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Netflix accumulates staggering amount of debt as original library grows

by Danny Zepeda | August 6, 2017August 6, 2017 9:00 am PST

Netflix has become a budding powerhouse with an impressive catalog of movies and TV shows. That hasn’t coming cheap, however, as reports suggest the streaming giant is in debt for a staggering $20 billion.

As Netflix has been eager to find a stable footing with original content, it’s had to spend money. That’s just business. But $20 billion does seem like a lot, and if you couple that with the expected $6 billion in extra expenditure for more original content over the next year, that sum will only climb higher.

The old adage that you have to spend money to make money has never been truer for Netflix, but that’s not necessarily a bad thing. For starters, lets put that big number into context. Of the $20 billion, only $4.8 billion is actual debt—the remaining $15.7 billion is for deals with content partners. That sum will eventually have to be paid off, but it’s not outright debt.

Many factors go into Netflix’s big spending, including competition and global expansion, but the main takeaway is that Netflix is a healthy company that will still produce great original content for many years to come. Just this year alone, 13 Seasons Why and the Dave Chapelle stand-up specials generated all kinds of hype and views.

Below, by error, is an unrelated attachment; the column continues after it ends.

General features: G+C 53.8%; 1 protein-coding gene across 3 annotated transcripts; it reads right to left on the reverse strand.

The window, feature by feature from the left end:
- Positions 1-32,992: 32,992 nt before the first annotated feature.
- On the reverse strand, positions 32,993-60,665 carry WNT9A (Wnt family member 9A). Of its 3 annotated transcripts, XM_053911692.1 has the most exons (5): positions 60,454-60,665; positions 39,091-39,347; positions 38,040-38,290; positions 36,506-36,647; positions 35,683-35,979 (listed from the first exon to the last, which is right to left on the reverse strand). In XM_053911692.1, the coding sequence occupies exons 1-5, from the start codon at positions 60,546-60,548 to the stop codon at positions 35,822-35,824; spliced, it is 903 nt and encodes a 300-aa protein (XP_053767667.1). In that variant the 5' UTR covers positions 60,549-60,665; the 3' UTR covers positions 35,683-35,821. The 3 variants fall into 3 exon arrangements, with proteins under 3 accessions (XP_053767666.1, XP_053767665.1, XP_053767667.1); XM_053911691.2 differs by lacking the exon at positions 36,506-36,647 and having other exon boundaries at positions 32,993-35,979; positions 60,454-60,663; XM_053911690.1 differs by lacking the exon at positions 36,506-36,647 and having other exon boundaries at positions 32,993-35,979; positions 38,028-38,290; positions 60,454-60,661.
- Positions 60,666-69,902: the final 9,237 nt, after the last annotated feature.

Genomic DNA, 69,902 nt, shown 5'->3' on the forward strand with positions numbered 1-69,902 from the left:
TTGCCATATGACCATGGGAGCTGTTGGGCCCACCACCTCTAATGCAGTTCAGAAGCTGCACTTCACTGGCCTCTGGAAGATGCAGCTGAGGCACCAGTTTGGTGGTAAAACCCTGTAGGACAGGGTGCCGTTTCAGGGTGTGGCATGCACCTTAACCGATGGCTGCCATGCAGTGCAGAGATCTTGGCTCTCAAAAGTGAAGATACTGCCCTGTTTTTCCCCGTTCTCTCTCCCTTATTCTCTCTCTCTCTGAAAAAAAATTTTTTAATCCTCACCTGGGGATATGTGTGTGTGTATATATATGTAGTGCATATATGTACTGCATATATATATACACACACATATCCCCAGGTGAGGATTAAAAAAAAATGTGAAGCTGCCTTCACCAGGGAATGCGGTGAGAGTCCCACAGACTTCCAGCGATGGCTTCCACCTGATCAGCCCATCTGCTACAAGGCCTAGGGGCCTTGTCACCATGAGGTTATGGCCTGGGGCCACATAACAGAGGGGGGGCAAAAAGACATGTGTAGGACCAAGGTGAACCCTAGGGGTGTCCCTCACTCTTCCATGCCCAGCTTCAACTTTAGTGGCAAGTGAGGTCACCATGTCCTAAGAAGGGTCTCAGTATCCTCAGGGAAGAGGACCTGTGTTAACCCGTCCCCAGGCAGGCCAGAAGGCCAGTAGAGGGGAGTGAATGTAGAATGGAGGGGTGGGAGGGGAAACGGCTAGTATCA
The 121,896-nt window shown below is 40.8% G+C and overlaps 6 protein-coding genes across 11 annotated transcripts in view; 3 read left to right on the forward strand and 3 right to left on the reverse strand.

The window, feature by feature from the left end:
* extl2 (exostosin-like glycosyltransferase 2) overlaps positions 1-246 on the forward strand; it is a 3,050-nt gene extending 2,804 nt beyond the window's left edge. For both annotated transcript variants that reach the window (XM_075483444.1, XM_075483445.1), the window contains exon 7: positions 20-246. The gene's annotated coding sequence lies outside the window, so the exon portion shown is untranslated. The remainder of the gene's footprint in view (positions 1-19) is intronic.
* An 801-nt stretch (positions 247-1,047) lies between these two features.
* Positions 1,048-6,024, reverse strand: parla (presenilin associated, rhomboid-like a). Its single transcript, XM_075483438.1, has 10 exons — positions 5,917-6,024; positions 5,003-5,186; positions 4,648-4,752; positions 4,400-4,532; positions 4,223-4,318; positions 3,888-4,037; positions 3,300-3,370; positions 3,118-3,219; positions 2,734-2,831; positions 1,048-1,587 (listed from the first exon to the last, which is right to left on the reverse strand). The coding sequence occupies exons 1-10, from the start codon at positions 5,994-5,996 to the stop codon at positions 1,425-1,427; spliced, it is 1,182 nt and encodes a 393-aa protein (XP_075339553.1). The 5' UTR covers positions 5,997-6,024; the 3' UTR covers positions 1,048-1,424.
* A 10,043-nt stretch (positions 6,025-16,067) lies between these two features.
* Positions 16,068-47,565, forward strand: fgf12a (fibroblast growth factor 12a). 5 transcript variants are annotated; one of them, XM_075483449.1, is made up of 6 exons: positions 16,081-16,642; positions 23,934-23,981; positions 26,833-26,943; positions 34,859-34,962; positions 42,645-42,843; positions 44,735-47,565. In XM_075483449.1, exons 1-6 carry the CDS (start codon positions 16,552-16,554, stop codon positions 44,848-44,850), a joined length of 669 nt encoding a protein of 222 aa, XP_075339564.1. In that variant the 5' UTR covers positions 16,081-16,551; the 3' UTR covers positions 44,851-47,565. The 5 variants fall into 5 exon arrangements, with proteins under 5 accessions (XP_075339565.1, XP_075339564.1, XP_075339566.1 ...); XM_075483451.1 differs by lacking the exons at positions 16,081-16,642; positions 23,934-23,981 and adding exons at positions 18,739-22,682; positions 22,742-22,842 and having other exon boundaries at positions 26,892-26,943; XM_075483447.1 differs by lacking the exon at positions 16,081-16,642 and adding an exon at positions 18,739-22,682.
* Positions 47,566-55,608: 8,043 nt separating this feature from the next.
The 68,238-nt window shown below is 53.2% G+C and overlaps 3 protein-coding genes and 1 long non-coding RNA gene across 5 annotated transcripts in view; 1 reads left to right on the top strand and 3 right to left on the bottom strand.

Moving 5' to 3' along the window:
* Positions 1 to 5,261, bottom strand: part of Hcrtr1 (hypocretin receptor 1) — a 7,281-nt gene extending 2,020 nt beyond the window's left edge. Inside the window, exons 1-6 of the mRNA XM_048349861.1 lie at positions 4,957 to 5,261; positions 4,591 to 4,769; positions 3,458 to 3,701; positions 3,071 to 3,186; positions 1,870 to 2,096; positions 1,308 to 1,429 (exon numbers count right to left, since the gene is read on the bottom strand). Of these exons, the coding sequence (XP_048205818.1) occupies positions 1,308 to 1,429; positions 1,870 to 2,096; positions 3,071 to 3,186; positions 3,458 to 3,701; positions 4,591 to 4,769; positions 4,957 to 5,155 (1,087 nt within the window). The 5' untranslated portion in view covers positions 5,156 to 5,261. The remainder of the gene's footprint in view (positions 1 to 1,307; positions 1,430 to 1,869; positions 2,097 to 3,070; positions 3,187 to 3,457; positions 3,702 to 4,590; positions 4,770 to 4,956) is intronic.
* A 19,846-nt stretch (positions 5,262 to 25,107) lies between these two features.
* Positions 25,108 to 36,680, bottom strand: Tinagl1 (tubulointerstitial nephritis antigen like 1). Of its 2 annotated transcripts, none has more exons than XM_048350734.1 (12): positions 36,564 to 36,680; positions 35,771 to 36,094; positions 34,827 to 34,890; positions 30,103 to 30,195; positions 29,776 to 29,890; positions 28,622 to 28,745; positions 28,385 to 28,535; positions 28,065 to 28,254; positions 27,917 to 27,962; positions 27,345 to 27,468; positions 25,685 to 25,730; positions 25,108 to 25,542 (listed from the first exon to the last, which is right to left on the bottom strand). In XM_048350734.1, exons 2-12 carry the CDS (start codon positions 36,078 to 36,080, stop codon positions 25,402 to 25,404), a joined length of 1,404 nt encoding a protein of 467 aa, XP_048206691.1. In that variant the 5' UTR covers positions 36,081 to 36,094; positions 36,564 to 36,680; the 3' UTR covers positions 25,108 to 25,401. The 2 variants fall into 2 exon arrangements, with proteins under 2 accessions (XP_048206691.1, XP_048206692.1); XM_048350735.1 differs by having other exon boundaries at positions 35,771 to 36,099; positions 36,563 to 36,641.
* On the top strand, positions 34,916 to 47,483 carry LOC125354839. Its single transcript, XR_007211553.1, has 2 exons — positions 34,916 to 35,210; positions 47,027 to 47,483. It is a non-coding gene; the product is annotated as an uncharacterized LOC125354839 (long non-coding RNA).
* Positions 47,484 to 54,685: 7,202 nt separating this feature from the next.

The Los Angeles Times also reported that Netflix’s net cash outflow is forecast to grow to $2.5 billion, a noticeable jump from the $1.7 billion amount last year. And that’s on top of Netflix reaching 104 million subscribers worldwide. Investors are happy with Netflix’s moves and are actually encouraging it to spend more money on original content.

On the horizon, Netflix has an impressive list of new movies and TV series arriving including Marvel’s The Defenders, David Fincher’s Mindhunters and the second season of Stranger Things.

LA Times Mashable

Danny Zepeda

Born and raised in Southern California, Danny grew up on a steady diet Pixar, Star Wars and Steven Spielberg movies. Unbeknownst to him, this was...